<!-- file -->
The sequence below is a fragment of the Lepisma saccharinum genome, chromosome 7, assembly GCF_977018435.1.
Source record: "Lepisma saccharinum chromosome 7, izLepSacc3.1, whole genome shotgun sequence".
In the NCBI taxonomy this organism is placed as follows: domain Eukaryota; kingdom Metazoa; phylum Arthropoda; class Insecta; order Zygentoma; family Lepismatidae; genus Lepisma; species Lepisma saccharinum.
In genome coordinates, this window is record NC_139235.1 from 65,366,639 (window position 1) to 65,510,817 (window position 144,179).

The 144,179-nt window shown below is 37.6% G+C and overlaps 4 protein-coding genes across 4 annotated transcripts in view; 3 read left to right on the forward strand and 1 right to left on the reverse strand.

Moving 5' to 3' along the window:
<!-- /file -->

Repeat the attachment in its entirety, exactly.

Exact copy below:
The sequence below is a fragment of the Lepisma saccharinum genome, chromosome 7, assembly GCF_977018435.1.
Source record: "Lepisma saccharinum chromosome 7, izLepSacc3.1, whole genome shotgun sequence".
In the NCBI taxonomy this organism is placed as follows: domain Eukaryota; kingdom Metazoa; phylum Arthropoda; class Insecta; order Zygentoma; family Lepismatidae; genus Lepisma; species Lepisma saccharinum.
In genome coordinates, this window is record NC_139235.1 from 65,366,639 (window position 1) to 65,510,817 (window position 144,179).

The 144,179-nt window shown below is 37.6% G+C and overlaps 4 protein-coding genes across 4 annotated transcripts in view; 3 read left to right on the forward strand and 1 right to left on the reverse strand.

Moving 5' to 3' along the window: